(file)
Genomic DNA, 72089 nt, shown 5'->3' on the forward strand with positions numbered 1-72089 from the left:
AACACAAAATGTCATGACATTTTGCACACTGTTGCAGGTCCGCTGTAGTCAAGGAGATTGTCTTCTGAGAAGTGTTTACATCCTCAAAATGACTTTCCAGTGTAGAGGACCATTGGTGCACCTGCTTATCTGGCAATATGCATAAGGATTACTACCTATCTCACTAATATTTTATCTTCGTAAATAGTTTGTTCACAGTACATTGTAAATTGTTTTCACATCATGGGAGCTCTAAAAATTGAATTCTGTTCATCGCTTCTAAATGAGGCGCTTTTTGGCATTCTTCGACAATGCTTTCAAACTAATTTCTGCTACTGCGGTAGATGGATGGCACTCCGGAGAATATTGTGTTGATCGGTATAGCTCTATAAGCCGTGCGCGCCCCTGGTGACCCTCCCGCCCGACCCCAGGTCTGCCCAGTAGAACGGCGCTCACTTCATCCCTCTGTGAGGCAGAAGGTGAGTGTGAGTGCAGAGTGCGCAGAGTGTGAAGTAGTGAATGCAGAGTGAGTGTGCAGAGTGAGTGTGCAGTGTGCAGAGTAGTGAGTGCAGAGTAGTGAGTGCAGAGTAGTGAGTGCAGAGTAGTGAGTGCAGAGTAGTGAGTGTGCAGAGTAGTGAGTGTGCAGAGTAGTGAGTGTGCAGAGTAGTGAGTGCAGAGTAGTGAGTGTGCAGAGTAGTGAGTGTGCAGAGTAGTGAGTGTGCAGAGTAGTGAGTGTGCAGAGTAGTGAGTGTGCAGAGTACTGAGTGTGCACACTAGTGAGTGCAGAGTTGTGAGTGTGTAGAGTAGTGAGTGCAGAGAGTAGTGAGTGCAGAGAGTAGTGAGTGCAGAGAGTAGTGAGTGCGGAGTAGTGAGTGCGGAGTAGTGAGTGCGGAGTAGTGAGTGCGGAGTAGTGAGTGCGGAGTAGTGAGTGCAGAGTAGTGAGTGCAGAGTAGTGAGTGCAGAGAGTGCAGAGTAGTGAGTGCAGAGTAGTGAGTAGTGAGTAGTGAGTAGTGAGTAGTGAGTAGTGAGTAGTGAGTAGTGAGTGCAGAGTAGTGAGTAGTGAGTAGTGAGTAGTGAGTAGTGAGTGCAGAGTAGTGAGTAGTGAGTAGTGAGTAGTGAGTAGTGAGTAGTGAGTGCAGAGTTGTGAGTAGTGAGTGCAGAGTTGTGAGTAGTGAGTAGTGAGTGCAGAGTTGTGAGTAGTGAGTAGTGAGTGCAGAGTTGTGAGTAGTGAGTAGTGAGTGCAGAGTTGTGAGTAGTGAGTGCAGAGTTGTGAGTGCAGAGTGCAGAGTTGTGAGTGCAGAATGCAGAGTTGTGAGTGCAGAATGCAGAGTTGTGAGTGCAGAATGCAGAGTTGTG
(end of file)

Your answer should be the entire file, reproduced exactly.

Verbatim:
Genomic DNA, 72089 nt, shown 5'->3' on the forward strand with positions numbered 1-72089 from the left:
AACACAAAATGTCATGACATTTTGCACACTGTTGCAGGTCCGCTGTAGTCAAGGAGATTGTCTTCTGAGAAGTGTTTACATCCTCAAAATGACTTTCCAGTGTAGAGGACCATTGGTGCACCTGCTTATCTGGCAATATGCATAAGGATTACTACCTATCTCACTAATATTTTATCTTCGTAAATAGTTTGTTCACAGTACATTGTAAATTGTTTTCACATCATGGGAGCTCTAAAAATTGAATTCTGTTCATCGCTTCTAAATGAGGCGCTTTTTGGCATTCTTCGACAATGCTTTCAAACTAATTTCTGCTACTGCGGTAGATGGATGGCACTCCGGAGAATATTGTGTTGATCGGTATAGCTCTATAAGCCGTGCGCGCCCCTGGTGACCCTCCCGCCCGACCCCAGGTCTGCCCAGTAGAACGGCGCTCACTTCATCCCTCTGTGAGGCAGAAGGTGAGTGTGAGTGCAGAGTGCGCAGAGTGTGAAGTAGTGAATGCAGAGTGAGTGTGCAGAGTGAGTGTGCAGTGTGCAGAGTAGTGAGTGCAGAGTAGTGAGTGCAGAGTAGTGAGTGCAGAGTAGTGAGTGCAGAGTAGTGAGTGTGCAGAGTAGTGAGTGTGCAGAGTAGTGAGTGTGCAGAGTAGTGAGTGCAGAGTAGTGAGTGTGCAGAGTAGTGAGTGTGCAGAGTAGTGAGTGTGCAGAGTAGTGAGTGTGCAGAGTAGTGAGTGTGCAGAGTACTGAGTGTGCACACTAGTGAGTGCAGAGTTGTGAGTGTGTAGAGTAGTGAGTGCAGAGAGTAGTGAGTGCAGAGAGTAGTGAGTGCAGAGAGTAGTGAGTGCGGAGTAGTGAGTGCGGAGTAGTGAGTGCGGAGTAGTGAGTGCGGAGTAGTGAGTGCGGAGTAGTGAGTGCAGAGTAGTGAGTGCAGAGTAGTGAGTGCAGAGAGTGCAGAGTAGTGAGTGCAGAGTAGTGAGTAGTGAGTAGTGAGTAGTGAGTAGTGAGTAGTGAGTAGTGAGTAGTGAGTGCAGAGTAGTGAGTAGTGAGTAGTGAGTAGTGAGTAGTGAGTGCAGAGTAGTGAGTAGTGAGTAGTGAGTAGTGAGTAGTGAGTAGTGAGTGCAGAGTTGTGAGTAGTGAGTGCAGAGTTGTGAGTAGTGAGTAGTGAGTGCAGAGTTGTGAGTAGTGAGTAGTGAGTGCAGAGTTGTGAGTAGTGAGTAGTGAGTGCAGAGTTGTGAGTAGTGAGTGCAGAGTTGTGAGTGCAGAGTGCAGAGTTGTGAGTGCAGAATGCAGAGTTGTGAGTGCAGAATGCAGAGTTGTGAGTGCAGAATGCAGAGTTGTG